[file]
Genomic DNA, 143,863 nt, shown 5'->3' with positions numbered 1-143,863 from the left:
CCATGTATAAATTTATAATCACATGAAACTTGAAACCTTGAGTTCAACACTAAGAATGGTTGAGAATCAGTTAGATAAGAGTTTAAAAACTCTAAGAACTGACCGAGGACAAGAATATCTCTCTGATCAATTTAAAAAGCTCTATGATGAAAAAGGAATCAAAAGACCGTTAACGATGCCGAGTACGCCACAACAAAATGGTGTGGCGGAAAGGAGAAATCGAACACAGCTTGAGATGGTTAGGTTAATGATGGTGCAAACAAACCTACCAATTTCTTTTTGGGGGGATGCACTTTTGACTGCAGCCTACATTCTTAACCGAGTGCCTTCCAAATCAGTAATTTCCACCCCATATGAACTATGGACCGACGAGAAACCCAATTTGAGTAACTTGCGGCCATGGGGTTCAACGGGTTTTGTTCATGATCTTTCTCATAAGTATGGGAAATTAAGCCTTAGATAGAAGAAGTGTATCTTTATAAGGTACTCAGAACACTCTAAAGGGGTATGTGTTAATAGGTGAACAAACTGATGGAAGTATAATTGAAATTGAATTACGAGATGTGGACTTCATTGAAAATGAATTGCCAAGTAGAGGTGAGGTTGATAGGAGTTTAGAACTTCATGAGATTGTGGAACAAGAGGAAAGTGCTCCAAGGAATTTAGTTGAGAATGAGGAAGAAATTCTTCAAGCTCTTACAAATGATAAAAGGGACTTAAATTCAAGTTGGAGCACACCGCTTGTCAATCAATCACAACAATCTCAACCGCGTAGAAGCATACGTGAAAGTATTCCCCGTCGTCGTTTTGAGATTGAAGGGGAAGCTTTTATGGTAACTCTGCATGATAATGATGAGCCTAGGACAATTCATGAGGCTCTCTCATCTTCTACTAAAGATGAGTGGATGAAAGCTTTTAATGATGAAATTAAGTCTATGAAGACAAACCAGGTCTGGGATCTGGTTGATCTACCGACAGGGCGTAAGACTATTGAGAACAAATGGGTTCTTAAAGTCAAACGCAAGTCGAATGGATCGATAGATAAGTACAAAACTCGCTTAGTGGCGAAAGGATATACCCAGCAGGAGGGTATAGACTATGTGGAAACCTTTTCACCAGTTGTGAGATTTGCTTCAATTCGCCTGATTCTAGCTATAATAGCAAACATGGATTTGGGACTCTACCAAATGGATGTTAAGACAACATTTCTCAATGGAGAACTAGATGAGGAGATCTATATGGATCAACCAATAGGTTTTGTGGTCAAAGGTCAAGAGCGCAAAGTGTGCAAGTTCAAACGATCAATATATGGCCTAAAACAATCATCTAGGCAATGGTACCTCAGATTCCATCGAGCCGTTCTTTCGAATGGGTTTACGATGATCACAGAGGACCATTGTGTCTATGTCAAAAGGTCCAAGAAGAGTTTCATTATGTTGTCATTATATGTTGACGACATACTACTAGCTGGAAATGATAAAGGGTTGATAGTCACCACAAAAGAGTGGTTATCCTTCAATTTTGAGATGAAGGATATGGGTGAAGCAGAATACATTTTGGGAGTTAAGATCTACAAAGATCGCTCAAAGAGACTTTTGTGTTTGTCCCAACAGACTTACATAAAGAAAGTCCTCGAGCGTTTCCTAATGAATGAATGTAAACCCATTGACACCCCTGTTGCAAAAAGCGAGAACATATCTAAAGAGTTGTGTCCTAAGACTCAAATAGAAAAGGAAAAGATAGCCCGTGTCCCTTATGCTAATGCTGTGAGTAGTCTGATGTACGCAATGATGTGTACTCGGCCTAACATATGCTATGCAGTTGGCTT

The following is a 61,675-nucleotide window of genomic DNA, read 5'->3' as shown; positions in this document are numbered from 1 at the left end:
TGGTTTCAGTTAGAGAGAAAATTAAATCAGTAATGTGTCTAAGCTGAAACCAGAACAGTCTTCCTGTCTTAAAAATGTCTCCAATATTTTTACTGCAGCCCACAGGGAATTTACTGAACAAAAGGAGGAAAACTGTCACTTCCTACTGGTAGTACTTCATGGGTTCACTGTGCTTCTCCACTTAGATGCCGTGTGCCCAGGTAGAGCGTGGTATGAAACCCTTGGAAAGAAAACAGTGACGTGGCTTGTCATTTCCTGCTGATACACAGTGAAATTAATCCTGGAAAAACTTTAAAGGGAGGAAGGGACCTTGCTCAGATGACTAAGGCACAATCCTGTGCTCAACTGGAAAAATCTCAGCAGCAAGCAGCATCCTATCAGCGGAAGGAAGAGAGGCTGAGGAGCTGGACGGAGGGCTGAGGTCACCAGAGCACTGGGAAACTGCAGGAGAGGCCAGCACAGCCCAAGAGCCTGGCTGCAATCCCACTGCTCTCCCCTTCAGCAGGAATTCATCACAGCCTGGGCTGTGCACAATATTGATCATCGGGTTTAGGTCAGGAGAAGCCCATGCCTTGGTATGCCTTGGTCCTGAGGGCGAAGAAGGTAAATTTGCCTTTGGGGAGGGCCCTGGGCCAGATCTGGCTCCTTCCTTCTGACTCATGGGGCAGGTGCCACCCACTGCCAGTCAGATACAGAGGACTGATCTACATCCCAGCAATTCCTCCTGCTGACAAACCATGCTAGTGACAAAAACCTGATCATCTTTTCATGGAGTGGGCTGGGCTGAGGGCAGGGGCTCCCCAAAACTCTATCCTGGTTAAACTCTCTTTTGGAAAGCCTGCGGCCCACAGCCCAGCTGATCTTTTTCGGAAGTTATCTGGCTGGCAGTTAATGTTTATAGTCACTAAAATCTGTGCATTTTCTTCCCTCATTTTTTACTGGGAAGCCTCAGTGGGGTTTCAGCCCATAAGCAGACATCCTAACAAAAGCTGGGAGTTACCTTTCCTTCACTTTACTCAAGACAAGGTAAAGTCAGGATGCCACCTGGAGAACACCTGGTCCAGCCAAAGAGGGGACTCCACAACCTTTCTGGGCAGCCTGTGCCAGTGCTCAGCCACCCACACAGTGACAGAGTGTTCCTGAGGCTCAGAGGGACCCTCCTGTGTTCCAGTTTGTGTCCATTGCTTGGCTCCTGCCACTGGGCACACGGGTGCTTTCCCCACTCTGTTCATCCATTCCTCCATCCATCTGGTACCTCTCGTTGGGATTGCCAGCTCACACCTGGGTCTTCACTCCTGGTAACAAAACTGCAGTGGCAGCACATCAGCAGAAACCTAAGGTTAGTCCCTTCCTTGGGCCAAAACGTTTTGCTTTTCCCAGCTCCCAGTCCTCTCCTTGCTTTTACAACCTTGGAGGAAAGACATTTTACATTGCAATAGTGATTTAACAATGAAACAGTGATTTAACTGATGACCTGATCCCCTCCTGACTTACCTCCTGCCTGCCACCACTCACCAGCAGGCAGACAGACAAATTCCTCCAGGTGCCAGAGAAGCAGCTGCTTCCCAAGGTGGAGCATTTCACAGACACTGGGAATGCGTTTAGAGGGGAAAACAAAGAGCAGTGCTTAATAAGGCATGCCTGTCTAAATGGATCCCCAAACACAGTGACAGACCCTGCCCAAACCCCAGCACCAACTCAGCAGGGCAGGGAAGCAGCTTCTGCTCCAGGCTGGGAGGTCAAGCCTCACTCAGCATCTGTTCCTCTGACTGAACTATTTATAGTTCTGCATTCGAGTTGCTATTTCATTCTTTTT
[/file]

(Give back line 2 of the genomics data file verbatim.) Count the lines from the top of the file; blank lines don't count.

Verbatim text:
CCATGTATAAATTTATAATCACATGAAACTTGAAACCTTGAGTTCAACACTAAGAATGGTTGAGAATCAGTTAGATAAGAGTTTAAAAACTCTAAGAACTGACCGAGGACAAGAATATCTCTCTGATCAATTTAAAAAGCTCTATGATGAAAAAGGAATCAAAAGACCGTTAACGATGCCGAGTACGCCACAACAAAATGGTGTGGCGGAAAGGAGAAATCGAACACAGCTTGAGATGGTTAGGTTAATGATGGTGCAAACAAACCTACCAATTTCTTTTTGGGGGGATGCACTTTTGACTGCAGCCTACATTCTTAACCGAGTGCCTTCCAAATCAGTAATTTCCACCCCATATGAACTATGGACCGACGAGAAACCCAATTTGAGTAACTTGCGGCCATGGGGTTCAACGGGTTTTGTTCATGATCTTTCTCATAAGTATGGGAAATTAAGCCTTAGATAGAAGAAGTGTATCTTTATAAGGTACTCAGAACACTCTAAAGGGGTATGTGTTAATAGGTGAACAAACTGATGGAAGTATAATTGAAATTGAATTACGAGATGTGGACTTCATTGAAAATGAATTGCCAAGTAGAGGTGAGGTTGATAGGAGTTTAGAACTTCATGAGATTGTGGAACAAGAGGAAAGTGCTCCAAGGAATTTAGTTGAGAATGAGGAAGAAATTCTTCAAGCTCTTACAAATGATAAAAGGGACTTAAATTCAAGTTGGAGCACACCGCTTGTCAATCAATCACAACAATCTCAACCGCGTAGAAGCATACGTGAAAGTATTCCCCGTCGTCGTTTTGAGATTGAAGGGGAAGCTTTTATGGTAACTCTGCATGATAATGATGAGCCTAGGACAATTCATGAGGCTCTCTCATCTTCTACTAAAGATGAGTGGATGAAAGCTTTTAATGATGAAATTAAGTCTATGAAGACAAACCAGGTCTGGGATCTGGTTGATCTACCGACAGGGCGTAAGACTATTGAGAACAAATGGGTTCTTAAAGTCAAACGCAAGTCGAATGGATCGATAGATAAGTACAAAACTCGCTTAGTGGCGAAAGGATATACCCAGCAGGAGGGTATAGACTATGTGGAAACCTTTTCACCAGTTGTGAGATTTGCTTCAATTCGCCTGATTCTAGCTATAATAGCAAACATGGATTTGGGACTCTACCAAATGGATGTTAAGACAACATTTCTCAATGGAGAACTAGATGAGGAGATCTATATGGATCAACCAATAGGTTTTGTGGTCAAAGGTCAAGAGCGCAAAGTGTGCAAGTTCAAACGATCAATATATGGCCTAAAACAATCATCTAGGCAATGGTACCTCAGATTCCATCGAGCCGTTCTTTCGAATGGGTTTACGATGATCACAGAGGACCATTGTGTCTATGTCAAAAGGTCCAAGAAGAGTTTCATTATGTTGTCATTATATGTTGACGACATACTACTAGCTGGAAATGATAAAGGGTTGATAGTCACCACAAAAGAGTGGTTATCCTTCAATTTTGAGATGAAGGATATGGGTGAAGCAGAATACATTTTGGGAGTTAAGATCTACAAAGATCGCTCAAAGAGACTTTTGTGTTTGTCCCAACAGACTTACATAAAGAAAGTCCTCGAGCGTTTCCTAATGAATGAATGTAAACCCATTGACACCCCTGTTGCAAAAAGCGAGAACATATCTAAAGAGTTGTGTCCTAAGACTCAAATAGAAAAGGAAAAGATAGCCCGTGTCCCTTATGCTAATGCTGTGAGTAGTCTGATGTACGCAATGATGTGTACTCGGCCTAACATATGCTATGCAGTTGGCTT